We have written about the effects of advertising on consumers on several occasions (e.g., Industry-Funded Research – Part II; The Big Game: What Corporations Are Learning About the Human Brain; Another Reason Not To Watch Drug Commercials). A new study by Xiang Fang of Oklahoma State University, Surendra Singh of the University of Kansas and Rohini Ahluwalia of the University of Minnesota finds that even when only momentarily seen, banner ads tend to make one more favorable towards the advertised item, particularly when there are repeated exposures to the banner ad. The study appears in the Journal of Consumer Research, and we have excerpted a synopsis by the United Press International.
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A U.S. study finds even incidental exposure to advertising may have a positive impact on consumer attitudes.
The researchers noted the majority of advertising exposure occurs while the audience’s attention is focused elsewhere, such as when flipping through a magazine or browsing a Web site. However, the new study revises existing theories of exposure advertising, specifically repeated views of Web-based banner ads.
“Effects of mere exposure are expected to grow in a marketplace where consumers’ attention is often focused elsewhere,” write Xiang Fang of Oklahoma State University, Surendra Singh of the University of Kansas and Rohini Ahluwalia of the University of Minnesota.
“Regardless of measured click-through rates, banner ads may still create a favorable attitude toward the ad due to repeated exposure,” they wrote.
“Our research could have important theoretical and practical implications.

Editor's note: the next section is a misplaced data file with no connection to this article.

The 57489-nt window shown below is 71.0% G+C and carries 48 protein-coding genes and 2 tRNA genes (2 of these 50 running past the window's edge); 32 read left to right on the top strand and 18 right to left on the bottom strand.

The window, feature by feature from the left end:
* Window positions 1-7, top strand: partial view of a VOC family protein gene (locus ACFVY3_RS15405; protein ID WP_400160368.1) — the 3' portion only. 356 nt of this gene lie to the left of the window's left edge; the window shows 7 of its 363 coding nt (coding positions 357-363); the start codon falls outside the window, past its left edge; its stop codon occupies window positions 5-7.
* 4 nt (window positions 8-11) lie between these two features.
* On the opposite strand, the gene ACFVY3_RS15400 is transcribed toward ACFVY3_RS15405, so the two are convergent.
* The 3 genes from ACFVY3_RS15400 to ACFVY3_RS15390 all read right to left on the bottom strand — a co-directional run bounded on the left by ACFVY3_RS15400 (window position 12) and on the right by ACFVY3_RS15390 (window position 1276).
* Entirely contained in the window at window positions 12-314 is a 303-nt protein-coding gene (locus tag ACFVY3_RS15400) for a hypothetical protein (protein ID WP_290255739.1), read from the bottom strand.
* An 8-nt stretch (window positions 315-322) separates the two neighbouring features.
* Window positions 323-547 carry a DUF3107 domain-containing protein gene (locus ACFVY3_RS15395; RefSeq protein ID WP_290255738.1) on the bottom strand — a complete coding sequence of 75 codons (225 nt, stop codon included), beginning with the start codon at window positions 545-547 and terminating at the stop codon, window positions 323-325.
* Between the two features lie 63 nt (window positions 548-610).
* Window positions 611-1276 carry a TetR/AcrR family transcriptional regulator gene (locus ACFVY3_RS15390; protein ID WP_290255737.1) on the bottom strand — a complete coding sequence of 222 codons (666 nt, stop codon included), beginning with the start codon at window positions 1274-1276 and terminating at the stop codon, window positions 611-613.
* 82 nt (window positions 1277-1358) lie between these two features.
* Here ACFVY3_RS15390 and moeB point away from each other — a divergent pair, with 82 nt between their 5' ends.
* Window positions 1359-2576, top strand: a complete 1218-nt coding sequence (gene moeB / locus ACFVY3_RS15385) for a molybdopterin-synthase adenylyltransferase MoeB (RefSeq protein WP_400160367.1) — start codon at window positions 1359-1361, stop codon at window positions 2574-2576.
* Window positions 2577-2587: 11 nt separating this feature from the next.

“Theoretically, it enhances our understanding of the process underlying the mere exposure effect,” the authors said. “Practically, it provides some useful guidelines for advertisers to develop more accurate measures of banner ad effectiveness.”
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The “mere exposure effect” refers to a set of the extremely interesting studies by Robert Zajonc and his co-authors in the late 1960s and ’70s. As the late Ziva Kunda summarized the basic findings, “the mere repeated exposure to an object suffices to increase one’s liking for it.” Subjects in the experiments (who did not speak or write Japanese) were shown Japanese ideographs. Some subjects were exposed to the images a few times, while others were shown them numerous times. When later shown cards one at a time and asked to identify their favorites, the subjects had strong preferences for those that they had seen many times. The influence was situational in the sense that subjects were wholly unaware of the this effect and, as usual, attributed their preferences to dispositional factors — offering attribute-oriented reasons and personal tastes as their explanation. It should be no surprise that marketers would quickly find ways to exploit that tendency — as they have.